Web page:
An inner urge to serve
To be a willing servitor of the Divine Consciousness is quite a tall order for anyone to live up to. Aurovillians take up different responsibilities not only to gain experience but out of some inner compulsion to do so, say ANNE and ANNEMARIE.
THE FIRST two lines of the Auroville Charter, "Auroville belongs to nobody in particular, Auroville belongs to humanity as a whole," are about the identity of Auroville to whom this place belongs. This we explored in our previous article (Friday Review, May 3).
The third line of the Charter of Auroville, "But to live in Auroville one must be a willing servitor of the Divine Consciousness," is about the qualities a person should have, according to the Auroville Charter in order to live in Auroville.
To be a willing servitor of the Divine Consciousness is quite a tall order for anyone to live up to. It is a unique requirement too, because where else in the world can we find a city where the conditions for living are such that one has to be a willing servitor of the Divine Consciousness? A willing servitor is not someone who has been degraded in rank to that of a servant; what is implied is a willingness to serve. Servants usually have no choice in what they do; the only way for them to earn a living is by serving someone else. But a willing servitor is one who chooses joyfully to give service. It is an offering up of oneself in service to the Divine Consciousness.
The Mother carefully chose the words `Divine Consciousness' when she wrote these lines. She said that it explains why the Matrimandir is at the centre of Auroville, because what the Matrimandir represents is the Divine Consciousness. The Matrimandir is the soul of Auroville. The inner centre of Auroville is named the Peace area of Auroville and the Matrimandir is situated at the very centre of the Peace Area. It is only in the peace of our being that we can really know the truth. The Divine Consciousness is also called Truth Consciousness.
Standing close to the Matrimandir is the Banyan Tree. There are many banyan trees in India, but the one at the centre of Auroville is special, and is simply named the Banyan Tree. This tree was the reference point that Mother gave the first pioneers when they went out to find the land she wanted the city of Auroville to be built on. The Mother sent out those pioneers to find the Banyan Tree, which she said stood at the centre of the future Auroville.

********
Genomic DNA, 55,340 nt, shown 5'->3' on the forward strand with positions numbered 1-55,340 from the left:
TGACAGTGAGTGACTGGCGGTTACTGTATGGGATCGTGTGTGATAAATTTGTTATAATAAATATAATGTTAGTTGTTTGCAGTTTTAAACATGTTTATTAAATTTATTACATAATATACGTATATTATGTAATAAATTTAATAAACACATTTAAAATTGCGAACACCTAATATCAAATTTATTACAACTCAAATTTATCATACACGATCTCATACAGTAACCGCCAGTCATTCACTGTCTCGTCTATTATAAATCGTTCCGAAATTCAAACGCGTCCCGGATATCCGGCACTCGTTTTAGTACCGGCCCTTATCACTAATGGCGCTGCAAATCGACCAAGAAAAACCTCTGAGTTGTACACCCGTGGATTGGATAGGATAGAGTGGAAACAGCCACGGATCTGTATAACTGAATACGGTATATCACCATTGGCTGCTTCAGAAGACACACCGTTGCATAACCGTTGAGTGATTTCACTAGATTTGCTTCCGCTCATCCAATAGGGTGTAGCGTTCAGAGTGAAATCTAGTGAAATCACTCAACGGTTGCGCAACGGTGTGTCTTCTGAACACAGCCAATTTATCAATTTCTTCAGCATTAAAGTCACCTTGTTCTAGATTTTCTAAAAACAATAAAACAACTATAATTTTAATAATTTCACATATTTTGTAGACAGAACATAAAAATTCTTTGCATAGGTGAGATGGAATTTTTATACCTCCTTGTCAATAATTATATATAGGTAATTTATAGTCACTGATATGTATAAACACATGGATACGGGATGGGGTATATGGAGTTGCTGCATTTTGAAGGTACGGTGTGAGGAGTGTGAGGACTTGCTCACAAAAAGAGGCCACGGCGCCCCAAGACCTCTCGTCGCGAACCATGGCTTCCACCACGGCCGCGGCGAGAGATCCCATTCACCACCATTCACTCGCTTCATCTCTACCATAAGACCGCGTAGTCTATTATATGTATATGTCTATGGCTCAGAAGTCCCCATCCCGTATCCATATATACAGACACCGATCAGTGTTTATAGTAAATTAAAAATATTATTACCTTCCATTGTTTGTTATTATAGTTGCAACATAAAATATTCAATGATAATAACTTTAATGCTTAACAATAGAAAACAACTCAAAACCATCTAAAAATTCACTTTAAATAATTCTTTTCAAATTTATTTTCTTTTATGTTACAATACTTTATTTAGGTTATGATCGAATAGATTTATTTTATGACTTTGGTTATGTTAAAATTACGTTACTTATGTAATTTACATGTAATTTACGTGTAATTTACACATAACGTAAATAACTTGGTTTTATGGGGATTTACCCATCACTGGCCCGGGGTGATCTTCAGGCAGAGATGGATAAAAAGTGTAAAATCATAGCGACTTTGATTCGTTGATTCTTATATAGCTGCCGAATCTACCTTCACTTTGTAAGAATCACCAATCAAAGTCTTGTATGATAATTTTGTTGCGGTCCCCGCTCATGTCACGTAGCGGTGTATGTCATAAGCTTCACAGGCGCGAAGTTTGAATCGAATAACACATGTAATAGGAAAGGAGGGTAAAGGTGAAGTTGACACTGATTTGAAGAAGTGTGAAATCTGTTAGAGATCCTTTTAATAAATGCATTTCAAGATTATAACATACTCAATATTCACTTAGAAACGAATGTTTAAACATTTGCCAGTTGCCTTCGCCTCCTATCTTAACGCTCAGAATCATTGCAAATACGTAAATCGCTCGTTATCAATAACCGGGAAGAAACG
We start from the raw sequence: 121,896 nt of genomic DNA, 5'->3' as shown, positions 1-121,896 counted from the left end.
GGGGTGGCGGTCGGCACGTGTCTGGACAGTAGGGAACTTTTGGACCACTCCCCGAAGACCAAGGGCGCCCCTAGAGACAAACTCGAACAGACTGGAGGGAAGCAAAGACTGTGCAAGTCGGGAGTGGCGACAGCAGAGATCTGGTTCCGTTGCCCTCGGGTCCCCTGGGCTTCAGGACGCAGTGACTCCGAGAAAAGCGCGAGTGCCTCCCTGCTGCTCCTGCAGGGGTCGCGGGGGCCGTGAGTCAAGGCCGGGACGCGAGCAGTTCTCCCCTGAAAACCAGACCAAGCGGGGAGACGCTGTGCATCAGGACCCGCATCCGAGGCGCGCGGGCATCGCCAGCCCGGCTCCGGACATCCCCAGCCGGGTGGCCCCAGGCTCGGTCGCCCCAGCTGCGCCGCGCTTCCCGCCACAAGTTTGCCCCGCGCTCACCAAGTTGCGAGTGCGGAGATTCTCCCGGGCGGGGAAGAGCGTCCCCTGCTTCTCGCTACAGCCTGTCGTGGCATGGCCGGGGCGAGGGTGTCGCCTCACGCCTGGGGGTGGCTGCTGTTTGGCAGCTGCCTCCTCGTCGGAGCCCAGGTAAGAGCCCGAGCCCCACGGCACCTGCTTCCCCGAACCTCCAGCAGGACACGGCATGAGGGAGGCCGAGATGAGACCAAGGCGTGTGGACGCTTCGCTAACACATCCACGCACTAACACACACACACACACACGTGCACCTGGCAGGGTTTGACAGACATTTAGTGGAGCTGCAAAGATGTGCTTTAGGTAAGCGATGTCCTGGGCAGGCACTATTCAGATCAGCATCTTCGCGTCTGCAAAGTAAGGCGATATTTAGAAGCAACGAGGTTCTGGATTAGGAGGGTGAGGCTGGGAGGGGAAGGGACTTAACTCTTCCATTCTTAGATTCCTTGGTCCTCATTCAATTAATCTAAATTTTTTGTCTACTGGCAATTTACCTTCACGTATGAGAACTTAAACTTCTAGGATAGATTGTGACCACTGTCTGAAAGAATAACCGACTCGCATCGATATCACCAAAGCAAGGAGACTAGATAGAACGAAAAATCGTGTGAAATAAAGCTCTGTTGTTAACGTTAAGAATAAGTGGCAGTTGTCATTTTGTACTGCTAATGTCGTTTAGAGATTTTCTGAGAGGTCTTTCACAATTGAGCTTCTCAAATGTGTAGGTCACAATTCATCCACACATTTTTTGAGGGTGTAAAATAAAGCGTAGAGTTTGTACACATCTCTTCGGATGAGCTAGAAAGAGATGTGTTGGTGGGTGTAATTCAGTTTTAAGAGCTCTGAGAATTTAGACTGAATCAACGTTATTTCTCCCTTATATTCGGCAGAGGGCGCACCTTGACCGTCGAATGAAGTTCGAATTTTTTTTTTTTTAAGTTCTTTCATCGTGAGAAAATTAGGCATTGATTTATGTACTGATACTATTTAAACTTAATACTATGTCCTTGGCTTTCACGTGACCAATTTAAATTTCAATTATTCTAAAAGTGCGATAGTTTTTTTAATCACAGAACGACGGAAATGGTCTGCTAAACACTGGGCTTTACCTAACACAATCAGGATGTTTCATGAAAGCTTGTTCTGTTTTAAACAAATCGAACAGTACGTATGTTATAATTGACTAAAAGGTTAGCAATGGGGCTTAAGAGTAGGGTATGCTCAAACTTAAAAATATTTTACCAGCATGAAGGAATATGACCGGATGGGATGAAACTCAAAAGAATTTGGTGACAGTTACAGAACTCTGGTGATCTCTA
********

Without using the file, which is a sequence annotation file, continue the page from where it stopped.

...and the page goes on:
It was not so difficult in those days to find a particular banyan tree in that area; the future land of Auroville was then an ochre-coloured barren landscape. Around the trunk of the Banyan Tree is now a large copper ring on which has been engraved in Tamil and French: `Auroville, the City at the Service of Truth'. These words are the Mother's; she had the ring put around the Banyan Tree on February 28, 1968, the day of the Auroville Foundation ceremony.
Work, done in the service of the Divine Consciousness, plays a crucial role in the life of Auroville. "To live in Auroville", the Mother says, "means to do the yoga of works. So all Aurovillians must take-up work and do it as a yoga." She described Auroville as a place where ideally "money would no longer be the sovereign lord; individual worth would have a far greater importance than that of material wealth and social standing. There, work would not be a way to earn one's living but a way to express oneself and to develop one's capabilities and possibilities while being of service to the community as a whole, which, for its own part, would provide for each individual's subsistence and sphere of action."
These are truly words of great inspiration, but we have a long way to go towards achieving this ideal in Auroville. Nevertheless, we do hold the ideal before us as a goal. Work is seen as a service to the community and obligatory for all Aurovillians to be engaged in. Those Aurovillians with some private financial means financially support themselves, while those without financial means receive a maintenance allowance from the community.